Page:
In Chapter 2 of the Mishnah Torah on Repentance, the Rambam presents an achingly romantic view of "Complete Repentance" (doubly romantic as it involves love between both a man and a woman and a man and Hashem):

אֵי זוֹ הִיא תְּשׁוּבָה גְּמוּרָה. זֶה שֶׁבָּא לְיָדוֹ דָּבָר שֶׁעָבַר בּוֹ וְאֶפְשָׁר בְּיָדוֹ לַעֲשׂוֹתוֹ וּפֵרַשׁ וְלֹא עָשָׂה מִפְּנֵי הַתְּשׁוּבָה. לֹא מִיִּרְאָה וְלֹא מִכִּשְׁלוֹן כֹּחַ. כֵּיצַד. הֲרֵי שֶׁבָּא עַל אִשָּׁה בַּעֲבֵרָה וּלְאַחַר זְמַן נִתְיַחֵד עִמָּהּ וְהוּא עוֹמֵד בְּאַהֲבָתוֹ בָּהּ וּבְכֹחַ גּוּפוֹ וּבַמְּדִינָה שֶׁעָבַר בָּהּ וּפָרַשׁ וְלֹא עָבַר זֶהוּ בַּעַל תְּשׁוּבָה גְּמוּרָה. הוּא שֶׁשְּׁלֹמֹה אָמַר (קהלת יב א) וּזְכֹר אֶת בּוֹרְאֶיךָ בִּימֵי בְּחוּרֹתֶיךָ

What is complete repentance? He who once more had in it in his power to repeat a violation, but separated himself therefrom, and did not do it because of repentance, not out of fear or lack of strength. For example? One who knew a woman sinfully, and after a process of time he met her again privately, and he still loving her as theretofore, and he being in a state of potency, and the meeting is in the same land where the sin was first committed, if he parted without sinning, he has attained complete repentance. Of such Solomon said: "Remember then thy Creator in the days of thy youth" (Ecc. 12.1)" (Translation from Sefaria)

What, however, would be the logistics of such a demonstration of complete repentance? Would yichud be required? If so, would one get a "pass" for committing this transgression in order to seek complete repentance? If one or both parties had divorced in the meantime, would the repentance be any less complete?

If yichud is required, would that not be a serious transgression of the following principle set forth in Avodah Zarah 17a (as well as elsewhere):

עולא כי הוה אתי מבי רב הוה מנשק להו לאחתיה אבי ידייהו ואמרי לה אבי חדייהו ופליגא דידיה אדידיה דאמר עולא קריבה בעלמא אסור משום לך לך אמרין נזירא סחור סחור לכרמא לא תקרב

The Gemara relates: When Ulla would come from the study hall, he would kiss his sisters on their hands. And some say: On their chests. And the Gemara points out that this action of his disagrees with another ruling that Ulla himself issued, as Ulla says: Mere intimacy with a woman with whom one is prohibited from engaging in sexual intercourse is prohibited, due to the maxim: Go, go, we say to a nazirite, go around, go around but do not come near to the vineyard. Just as a nazirite is warned not even to come into close proximity of a vineyard lest he consume a product of the vine, so too one is obligated to distance himself from anyone with whom intercourse is forbidden." (Translation from Sefaria)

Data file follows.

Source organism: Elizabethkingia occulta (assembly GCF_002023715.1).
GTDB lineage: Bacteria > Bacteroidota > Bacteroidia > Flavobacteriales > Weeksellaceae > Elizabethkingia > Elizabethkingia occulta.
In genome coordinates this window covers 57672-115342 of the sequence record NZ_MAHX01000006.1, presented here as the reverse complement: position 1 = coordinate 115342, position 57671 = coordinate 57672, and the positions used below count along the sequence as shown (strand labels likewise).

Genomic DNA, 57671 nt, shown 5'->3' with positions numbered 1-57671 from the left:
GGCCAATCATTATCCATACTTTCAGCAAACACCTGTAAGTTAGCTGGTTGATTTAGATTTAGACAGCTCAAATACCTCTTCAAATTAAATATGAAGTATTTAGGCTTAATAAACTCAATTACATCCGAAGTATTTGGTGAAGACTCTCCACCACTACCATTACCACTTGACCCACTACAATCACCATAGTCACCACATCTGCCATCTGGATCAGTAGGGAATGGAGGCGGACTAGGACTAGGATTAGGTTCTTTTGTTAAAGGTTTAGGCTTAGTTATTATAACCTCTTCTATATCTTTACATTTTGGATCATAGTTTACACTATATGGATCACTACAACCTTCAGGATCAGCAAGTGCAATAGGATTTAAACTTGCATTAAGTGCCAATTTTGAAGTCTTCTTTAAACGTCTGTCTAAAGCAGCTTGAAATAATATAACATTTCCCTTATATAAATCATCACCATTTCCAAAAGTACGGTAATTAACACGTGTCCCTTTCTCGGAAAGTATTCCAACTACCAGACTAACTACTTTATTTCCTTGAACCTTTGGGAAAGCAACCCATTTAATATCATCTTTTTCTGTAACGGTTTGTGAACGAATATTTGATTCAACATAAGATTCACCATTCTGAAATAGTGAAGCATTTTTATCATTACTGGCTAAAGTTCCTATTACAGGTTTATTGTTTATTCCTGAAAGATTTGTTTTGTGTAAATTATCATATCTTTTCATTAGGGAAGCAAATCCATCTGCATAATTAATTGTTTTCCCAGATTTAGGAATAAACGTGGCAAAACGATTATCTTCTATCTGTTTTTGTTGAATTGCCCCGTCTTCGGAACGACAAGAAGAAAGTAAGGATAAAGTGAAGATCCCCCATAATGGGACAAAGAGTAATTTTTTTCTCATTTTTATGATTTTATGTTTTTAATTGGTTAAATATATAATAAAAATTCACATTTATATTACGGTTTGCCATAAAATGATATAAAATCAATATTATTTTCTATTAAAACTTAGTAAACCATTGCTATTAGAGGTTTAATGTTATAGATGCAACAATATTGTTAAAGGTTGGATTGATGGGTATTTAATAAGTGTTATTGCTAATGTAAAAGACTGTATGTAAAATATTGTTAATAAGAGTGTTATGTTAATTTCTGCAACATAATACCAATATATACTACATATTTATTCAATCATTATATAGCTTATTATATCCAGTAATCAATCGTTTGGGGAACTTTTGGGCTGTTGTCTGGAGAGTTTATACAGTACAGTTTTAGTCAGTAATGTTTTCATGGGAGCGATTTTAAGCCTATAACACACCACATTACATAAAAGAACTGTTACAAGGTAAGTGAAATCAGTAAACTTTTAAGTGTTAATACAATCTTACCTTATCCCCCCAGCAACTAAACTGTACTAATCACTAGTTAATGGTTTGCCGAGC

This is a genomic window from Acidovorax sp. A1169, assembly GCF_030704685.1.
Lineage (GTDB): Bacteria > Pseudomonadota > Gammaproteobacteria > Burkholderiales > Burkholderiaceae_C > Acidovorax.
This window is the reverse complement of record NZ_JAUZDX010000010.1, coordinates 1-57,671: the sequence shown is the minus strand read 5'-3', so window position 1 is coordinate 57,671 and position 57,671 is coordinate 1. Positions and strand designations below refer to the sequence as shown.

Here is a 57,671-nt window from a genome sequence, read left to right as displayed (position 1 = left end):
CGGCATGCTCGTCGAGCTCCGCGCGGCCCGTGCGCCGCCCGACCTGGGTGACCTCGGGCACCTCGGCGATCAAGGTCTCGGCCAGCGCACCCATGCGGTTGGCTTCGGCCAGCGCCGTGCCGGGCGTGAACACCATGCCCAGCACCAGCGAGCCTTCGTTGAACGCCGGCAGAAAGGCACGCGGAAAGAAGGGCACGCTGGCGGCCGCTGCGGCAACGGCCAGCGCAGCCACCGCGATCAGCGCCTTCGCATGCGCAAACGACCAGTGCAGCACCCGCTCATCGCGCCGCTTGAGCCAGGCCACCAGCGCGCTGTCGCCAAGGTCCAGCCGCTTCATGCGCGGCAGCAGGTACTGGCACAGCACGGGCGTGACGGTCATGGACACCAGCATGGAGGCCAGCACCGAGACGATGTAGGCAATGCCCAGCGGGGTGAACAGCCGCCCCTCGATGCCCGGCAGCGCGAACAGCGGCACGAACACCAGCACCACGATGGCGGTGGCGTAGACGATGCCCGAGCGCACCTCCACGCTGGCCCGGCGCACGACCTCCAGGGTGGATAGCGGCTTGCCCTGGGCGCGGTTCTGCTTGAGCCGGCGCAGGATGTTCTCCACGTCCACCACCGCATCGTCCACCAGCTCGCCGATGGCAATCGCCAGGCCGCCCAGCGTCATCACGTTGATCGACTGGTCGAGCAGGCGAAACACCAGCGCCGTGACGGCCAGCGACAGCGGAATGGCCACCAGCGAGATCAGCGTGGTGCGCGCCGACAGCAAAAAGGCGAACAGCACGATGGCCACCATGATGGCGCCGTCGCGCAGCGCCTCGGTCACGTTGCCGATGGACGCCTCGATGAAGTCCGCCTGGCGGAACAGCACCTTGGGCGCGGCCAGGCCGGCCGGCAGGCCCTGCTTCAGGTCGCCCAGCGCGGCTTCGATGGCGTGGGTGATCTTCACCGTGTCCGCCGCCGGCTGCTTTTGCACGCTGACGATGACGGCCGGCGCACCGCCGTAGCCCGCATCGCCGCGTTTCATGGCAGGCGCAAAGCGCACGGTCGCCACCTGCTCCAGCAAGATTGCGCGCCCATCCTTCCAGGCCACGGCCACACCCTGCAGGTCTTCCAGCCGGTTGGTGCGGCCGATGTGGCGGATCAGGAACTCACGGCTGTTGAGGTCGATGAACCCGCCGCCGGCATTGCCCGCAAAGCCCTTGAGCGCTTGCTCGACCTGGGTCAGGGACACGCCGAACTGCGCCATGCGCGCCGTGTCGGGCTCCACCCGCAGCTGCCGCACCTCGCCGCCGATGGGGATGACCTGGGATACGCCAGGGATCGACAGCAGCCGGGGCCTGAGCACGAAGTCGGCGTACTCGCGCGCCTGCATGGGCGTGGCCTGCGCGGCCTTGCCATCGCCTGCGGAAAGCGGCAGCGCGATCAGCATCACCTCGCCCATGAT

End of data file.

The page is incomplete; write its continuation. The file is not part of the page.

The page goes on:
2 Answers 2


R. Ephraim Luntschitz indeed explains (Kli Yakar Bamidbar 19:21) that the penitent must seclude himself with the woman that he previously sinned with. He thus explains the statement of the Sages that in the place where penitents stand even the wholly righteous cannot stand: the penitent must seclude himself with the woman in order to repent but the righteous individual is not allowed to seclude himself with the woman.

ויש אומרים שזה כוונת חז"ל במקום שבעלי תשובה עומדים צדיקים גמורים אין יכולים לעמוד שם כי הבעל תשובה צריך לעמוד במקום אשר עמד שם בראשונה ולהתיחד עם אותה אשה אשר חטא אבל לצדיק גמור אסור היחוד כי אסור להביא נפשו בנסיון נמצא שיחוד דהיינו עצם התשובה מטמא הטהורים ומטהר הטמאים

  • How antinomian!
    – Double AA
    Commented Mar 20, 2018 at 0:02
  • Well, @DoubleAA, that's not a sin that can very well be repeated/shrunk from in the middle of a crowded coffeeshop, is it? Commented Mar 20, 2018 at 2:31

I think this question is a mistake (notwithstanding the checked answer!) The Rambam doesn't say or mean that you are supposed to do this. He simply describes examples of two different kinds of situations, one where the test is as severe as it was originally, one where the test is much easier to pass. Let me add more of the quote from above:

וְאִם לֹא שָׁב אֶלָּא בִּימֵי זִקְנוּתוֹ וּבְעֵת שֶׁאִי אֶפְשָׁר לוֹ לַעֲשׂוֹת מַה שֶּׁהָיָה עוֹשֶׂה אַף עַל פִּי שֶׁאֵינָהּ תְּשׁוּבָה מְעֻלָּה מוֹעֶלֶת הִיא לוֹ וּבַעַל תְּשׁוּבָה הוּא. אֲפִלּוּ עָבַר כָּל יָמָיו וְעָשָׂה תְּשׁוּבָה בְּיוֹם מִיתָתוֹ וּמֵת בִּתְשׁוּבָתוֹ כָּל עֲוֹנוֹתָיו נִמְחָלִין

[Whereas] if he does not repent until his old age, at a time when he is incapable of doing what he did before, even though this is not a high level of repentance, he is a baal-teshuvah. Even if he transgressed throughout his entire life and repented on the day of his death and died in repentance, all his sins are forgiven...

If you pass the first type of test it is called teshuvah gemurah, for you have completely demonstrated that you have changed. If you do teshuvah in the second situation, you are not being tested as severely (or at all, as on the day of his death), but it counts as well.
The Rambam is not giving advice here, or orders. He is explaining how forgiveness works.

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